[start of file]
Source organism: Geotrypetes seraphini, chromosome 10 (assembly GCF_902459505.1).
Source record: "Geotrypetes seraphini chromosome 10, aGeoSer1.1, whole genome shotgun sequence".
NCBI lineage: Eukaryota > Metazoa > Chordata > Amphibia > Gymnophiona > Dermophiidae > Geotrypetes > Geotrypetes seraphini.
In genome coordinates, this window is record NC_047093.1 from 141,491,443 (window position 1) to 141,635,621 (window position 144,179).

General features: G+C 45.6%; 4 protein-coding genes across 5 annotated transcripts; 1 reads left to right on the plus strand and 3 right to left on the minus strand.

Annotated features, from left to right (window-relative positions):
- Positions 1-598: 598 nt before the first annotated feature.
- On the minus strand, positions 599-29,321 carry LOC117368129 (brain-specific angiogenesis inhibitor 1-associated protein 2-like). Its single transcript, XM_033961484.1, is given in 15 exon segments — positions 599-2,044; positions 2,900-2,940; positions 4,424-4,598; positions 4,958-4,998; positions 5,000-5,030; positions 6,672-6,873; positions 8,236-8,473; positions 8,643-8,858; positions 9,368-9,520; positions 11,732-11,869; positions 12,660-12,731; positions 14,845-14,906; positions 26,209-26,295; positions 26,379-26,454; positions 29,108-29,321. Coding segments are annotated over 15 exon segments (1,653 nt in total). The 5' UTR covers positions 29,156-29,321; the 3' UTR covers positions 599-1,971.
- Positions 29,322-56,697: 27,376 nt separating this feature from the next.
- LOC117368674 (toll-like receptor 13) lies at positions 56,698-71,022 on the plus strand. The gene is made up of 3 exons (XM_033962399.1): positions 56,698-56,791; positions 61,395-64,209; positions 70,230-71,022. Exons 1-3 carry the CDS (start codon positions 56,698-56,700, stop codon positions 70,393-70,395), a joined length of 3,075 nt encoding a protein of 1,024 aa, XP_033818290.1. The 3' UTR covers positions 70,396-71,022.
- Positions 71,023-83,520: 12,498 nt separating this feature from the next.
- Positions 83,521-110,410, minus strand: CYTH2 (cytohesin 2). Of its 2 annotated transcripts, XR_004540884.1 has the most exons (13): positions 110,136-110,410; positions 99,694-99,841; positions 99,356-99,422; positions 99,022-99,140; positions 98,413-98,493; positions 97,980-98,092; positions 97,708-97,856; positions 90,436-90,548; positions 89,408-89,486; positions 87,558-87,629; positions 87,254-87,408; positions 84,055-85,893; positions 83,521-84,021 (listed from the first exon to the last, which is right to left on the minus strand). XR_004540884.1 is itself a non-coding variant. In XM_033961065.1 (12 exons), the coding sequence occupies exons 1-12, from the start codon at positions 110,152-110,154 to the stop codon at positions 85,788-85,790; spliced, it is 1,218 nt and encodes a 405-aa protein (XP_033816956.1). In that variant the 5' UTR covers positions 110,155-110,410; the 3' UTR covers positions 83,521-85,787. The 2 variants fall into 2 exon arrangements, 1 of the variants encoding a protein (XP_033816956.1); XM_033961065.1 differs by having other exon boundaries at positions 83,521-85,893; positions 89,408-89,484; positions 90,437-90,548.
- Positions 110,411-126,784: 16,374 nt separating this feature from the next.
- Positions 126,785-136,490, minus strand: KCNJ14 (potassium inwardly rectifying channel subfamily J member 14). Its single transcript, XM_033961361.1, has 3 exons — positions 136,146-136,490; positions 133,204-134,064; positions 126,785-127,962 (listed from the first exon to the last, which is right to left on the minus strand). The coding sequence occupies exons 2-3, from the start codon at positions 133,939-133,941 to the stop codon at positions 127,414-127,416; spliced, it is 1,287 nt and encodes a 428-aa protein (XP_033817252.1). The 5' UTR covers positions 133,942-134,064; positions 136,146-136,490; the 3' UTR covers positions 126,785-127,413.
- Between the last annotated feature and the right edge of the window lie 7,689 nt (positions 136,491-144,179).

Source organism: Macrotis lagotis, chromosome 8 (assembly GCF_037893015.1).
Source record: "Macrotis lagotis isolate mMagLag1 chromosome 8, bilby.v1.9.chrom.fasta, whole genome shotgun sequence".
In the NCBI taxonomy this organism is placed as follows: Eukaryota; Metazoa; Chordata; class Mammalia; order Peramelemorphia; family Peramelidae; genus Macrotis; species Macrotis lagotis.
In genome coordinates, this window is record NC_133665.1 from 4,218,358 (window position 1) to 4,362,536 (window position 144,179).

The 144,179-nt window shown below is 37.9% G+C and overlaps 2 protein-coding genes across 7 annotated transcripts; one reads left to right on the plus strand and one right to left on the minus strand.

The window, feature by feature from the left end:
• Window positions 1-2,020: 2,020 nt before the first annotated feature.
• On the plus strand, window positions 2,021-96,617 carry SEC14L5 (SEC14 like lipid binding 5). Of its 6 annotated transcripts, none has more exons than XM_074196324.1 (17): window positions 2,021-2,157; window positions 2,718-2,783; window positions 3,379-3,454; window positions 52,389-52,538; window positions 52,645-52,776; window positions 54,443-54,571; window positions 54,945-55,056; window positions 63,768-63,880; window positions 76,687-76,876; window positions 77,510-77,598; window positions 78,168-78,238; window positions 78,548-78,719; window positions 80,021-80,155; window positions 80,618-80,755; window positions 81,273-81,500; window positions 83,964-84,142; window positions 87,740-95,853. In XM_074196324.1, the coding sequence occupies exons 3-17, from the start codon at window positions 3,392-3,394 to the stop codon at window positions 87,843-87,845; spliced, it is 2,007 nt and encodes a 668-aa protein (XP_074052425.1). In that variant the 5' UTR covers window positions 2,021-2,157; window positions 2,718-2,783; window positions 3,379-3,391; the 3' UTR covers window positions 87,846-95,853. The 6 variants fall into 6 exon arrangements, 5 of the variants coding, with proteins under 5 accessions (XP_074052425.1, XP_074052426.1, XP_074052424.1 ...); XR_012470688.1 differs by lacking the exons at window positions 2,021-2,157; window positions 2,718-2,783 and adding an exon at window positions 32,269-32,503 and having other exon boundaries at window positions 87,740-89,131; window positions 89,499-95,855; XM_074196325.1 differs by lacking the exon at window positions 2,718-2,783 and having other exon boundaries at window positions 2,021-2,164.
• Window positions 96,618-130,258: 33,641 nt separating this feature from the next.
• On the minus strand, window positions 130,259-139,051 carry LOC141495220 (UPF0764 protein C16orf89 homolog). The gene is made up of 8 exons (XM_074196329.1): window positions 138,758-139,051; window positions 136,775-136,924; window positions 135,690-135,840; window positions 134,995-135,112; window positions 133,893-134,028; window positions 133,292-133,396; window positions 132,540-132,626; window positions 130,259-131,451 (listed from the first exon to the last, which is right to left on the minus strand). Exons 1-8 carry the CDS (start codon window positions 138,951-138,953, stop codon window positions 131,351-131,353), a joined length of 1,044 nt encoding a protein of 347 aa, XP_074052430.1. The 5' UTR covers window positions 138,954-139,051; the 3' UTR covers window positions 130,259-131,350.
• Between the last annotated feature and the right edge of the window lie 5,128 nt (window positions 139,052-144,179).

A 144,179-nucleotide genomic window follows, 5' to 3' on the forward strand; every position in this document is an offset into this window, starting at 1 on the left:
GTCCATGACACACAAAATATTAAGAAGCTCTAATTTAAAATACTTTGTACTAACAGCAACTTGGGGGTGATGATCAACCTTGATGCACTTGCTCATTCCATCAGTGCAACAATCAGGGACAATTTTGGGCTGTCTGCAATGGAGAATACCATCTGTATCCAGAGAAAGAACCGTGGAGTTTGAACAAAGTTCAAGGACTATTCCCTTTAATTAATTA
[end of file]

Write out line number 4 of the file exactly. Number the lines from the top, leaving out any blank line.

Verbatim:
In genome coordinates, this window is record NC_047093.1 from 141,491,443 (window position 1) to 141,635,621 (window position 144,179).